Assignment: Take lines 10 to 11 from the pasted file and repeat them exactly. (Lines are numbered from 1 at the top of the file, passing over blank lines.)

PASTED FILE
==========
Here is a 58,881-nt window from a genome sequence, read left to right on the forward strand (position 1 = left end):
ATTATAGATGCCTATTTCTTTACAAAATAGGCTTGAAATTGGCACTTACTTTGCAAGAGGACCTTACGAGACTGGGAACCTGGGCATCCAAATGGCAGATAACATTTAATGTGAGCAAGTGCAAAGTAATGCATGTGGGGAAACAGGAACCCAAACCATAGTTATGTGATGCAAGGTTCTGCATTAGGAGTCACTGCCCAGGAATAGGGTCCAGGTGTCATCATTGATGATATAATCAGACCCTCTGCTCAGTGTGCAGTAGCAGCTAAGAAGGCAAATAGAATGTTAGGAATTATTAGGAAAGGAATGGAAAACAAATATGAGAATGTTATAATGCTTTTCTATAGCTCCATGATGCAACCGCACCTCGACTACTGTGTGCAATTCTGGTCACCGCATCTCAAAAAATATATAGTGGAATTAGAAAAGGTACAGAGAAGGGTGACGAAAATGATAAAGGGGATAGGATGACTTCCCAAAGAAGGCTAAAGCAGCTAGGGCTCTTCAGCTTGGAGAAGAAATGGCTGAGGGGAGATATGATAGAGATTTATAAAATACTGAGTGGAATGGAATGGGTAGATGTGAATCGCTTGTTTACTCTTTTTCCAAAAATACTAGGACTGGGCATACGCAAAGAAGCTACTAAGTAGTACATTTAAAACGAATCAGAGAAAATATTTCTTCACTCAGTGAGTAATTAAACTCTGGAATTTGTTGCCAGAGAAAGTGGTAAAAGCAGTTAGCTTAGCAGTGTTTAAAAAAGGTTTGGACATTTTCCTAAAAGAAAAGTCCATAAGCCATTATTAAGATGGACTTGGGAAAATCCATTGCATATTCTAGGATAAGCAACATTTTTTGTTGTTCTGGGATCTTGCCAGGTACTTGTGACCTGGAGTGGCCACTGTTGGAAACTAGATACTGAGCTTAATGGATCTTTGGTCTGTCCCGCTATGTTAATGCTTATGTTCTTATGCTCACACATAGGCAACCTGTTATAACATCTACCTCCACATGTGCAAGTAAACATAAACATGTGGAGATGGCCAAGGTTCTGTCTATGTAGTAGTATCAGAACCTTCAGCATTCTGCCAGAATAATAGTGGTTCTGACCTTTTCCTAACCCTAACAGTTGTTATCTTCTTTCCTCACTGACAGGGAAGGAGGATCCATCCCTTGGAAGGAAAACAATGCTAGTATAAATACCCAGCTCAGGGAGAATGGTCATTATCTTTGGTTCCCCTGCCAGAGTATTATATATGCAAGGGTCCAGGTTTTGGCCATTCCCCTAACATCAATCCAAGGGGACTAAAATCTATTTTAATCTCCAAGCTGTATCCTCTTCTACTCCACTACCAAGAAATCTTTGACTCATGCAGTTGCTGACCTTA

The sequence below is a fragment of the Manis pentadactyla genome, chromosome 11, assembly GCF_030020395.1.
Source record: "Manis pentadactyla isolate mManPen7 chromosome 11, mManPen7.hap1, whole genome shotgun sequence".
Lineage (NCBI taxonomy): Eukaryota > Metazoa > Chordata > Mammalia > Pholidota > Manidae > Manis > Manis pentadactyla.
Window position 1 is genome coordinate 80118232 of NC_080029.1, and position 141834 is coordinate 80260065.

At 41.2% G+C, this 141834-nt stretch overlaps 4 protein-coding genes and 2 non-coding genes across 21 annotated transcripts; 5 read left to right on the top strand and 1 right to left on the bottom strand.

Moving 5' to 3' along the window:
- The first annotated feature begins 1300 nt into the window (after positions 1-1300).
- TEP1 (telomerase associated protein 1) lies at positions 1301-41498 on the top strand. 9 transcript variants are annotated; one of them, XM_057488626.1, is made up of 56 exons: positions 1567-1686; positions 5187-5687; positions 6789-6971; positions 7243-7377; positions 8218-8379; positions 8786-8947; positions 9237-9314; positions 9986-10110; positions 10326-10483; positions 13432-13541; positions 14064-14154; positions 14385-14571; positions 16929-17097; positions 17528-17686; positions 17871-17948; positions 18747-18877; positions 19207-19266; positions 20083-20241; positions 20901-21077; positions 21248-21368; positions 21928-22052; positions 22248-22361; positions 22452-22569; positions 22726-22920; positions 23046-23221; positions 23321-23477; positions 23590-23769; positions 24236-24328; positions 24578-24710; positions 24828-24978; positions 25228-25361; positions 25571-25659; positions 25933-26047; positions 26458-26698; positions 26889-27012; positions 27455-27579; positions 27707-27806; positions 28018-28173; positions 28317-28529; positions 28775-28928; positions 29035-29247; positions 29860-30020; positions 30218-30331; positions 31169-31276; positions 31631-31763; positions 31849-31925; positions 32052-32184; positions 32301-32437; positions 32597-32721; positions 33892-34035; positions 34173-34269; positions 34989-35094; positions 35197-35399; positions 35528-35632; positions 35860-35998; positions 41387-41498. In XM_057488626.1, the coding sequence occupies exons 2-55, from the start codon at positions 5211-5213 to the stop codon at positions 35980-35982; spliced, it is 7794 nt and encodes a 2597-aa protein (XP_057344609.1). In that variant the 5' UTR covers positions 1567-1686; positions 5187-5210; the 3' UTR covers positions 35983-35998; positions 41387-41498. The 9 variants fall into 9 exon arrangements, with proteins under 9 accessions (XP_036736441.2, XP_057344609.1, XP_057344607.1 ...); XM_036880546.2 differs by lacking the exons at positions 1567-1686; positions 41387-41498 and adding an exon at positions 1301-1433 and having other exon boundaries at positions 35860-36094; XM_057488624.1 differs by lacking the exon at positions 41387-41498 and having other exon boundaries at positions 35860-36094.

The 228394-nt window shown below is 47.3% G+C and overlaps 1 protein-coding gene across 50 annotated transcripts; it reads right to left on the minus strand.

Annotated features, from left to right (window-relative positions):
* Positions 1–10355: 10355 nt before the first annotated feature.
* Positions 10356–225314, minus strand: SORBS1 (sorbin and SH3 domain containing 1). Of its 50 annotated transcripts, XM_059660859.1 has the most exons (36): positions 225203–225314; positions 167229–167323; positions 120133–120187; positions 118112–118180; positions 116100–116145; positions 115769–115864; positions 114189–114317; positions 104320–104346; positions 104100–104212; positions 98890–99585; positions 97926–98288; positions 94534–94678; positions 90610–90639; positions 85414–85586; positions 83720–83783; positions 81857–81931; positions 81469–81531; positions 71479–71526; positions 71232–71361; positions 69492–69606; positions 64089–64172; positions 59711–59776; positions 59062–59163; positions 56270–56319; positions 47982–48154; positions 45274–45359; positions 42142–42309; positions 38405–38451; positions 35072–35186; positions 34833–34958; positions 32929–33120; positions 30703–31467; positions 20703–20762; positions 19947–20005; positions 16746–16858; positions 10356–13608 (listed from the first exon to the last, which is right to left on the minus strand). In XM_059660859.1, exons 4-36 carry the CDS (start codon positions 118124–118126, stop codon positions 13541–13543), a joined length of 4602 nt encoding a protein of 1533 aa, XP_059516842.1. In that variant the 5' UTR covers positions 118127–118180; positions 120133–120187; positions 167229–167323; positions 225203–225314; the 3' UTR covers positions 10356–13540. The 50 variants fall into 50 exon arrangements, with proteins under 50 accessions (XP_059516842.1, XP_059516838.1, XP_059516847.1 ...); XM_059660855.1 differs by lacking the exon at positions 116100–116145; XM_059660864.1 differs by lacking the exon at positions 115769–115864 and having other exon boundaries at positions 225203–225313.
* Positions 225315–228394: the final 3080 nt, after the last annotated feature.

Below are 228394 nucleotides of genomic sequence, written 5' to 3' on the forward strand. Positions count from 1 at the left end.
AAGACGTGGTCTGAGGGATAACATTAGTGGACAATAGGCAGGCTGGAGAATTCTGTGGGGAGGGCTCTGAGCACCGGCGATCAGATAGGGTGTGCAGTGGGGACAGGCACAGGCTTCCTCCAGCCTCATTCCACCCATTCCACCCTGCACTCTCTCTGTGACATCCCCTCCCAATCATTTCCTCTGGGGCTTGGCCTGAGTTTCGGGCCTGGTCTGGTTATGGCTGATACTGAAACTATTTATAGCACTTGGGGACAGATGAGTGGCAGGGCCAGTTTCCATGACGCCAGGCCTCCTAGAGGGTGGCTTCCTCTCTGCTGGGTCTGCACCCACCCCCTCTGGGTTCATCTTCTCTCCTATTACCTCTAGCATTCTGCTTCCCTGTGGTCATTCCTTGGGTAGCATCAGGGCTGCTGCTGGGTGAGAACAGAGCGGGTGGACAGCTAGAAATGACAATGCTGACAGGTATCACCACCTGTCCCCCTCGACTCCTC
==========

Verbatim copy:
- TEP1 (telomerase associated protein 1) lies at positions 1301-41498 on the top strand. 9 transcript variants are annotated; one of them, XM_057488626.1, is made up of 56 exons: positions 1567-1686; positions 5187-5687; positions 6789-6971; positions 7243-7377; positions 8218-8379; positions 8786-8947; positions 9237-9314; positions 9986-10110; positions 10326-10483; positions 13432-13541; positions 14064-14154; positions 14385-14571; positions 16929-17097; positions 17528-17686; positions 17871-17948; positions 18747-18877; positions 19207-19266; positions 20083-20241; positions 20901-21077; positions 21248-21368; positions 21928-22052; positions 22248-22361; positions 22452-22569; positions 22726-22920; positions 23046-23221; positions 23321-23477; positions 23590-23769; positions 24236-24328; positions 24578-24710; positions 24828-24978; positions 25228-25361; positions 25571-25659; positions 25933-26047; positions 26458-26698; positions 26889-27012; positions 27455-27579; positions 27707-27806; positions 28018-28173; positions 28317-28529; positions 28775-28928; positions 29035-29247; positions 29860-30020; positions 30218-30331; positions 31169-31276; positions 31631-31763; positions 31849-31925; positions 32052-32184; positions 32301-32437; positions 32597-32721; positions 33892-34035; positions 34173-34269; positions 34989-35094; positions 35197-35399; positions 35528-35632; positions 35860-35998; positions 41387-41498. In XM_057488626.1, the coding sequence occupies exons 2-55, from the start codon at positions 5211-5213 to the stop codon at positions 35980-35982; spliced, it is 7794 nt and encodes a 2597-aa protein (XP_057344609.1). In that variant the 5' UTR covers positions 1567-1686; positions 5187-5210; the 3' UTR covers positions 35983-35998; positions 41387-41498. The 9 variants fall into 9 exon arrangements, with proteins under 9 accessions (XP_036736441.2, XP_057344609.1, XP_057344607.1 ...); XM_036880546.2 differs by lacking the exons at positions 1567-1686; positions 41387-41498 and adding an exon at positions 1301-1433 and having other exon boundaries at positions 35860-36094; XM_057488624.1 differs by lacking the exon at positions 41387-41498 and having other exon boundaries at positions 35860-36094.

The 228394-nt window shown below is 47.3% G+C and overlaps 1 protein-coding gene across 50 annotated transcripts; it reads right to left on the minus strand.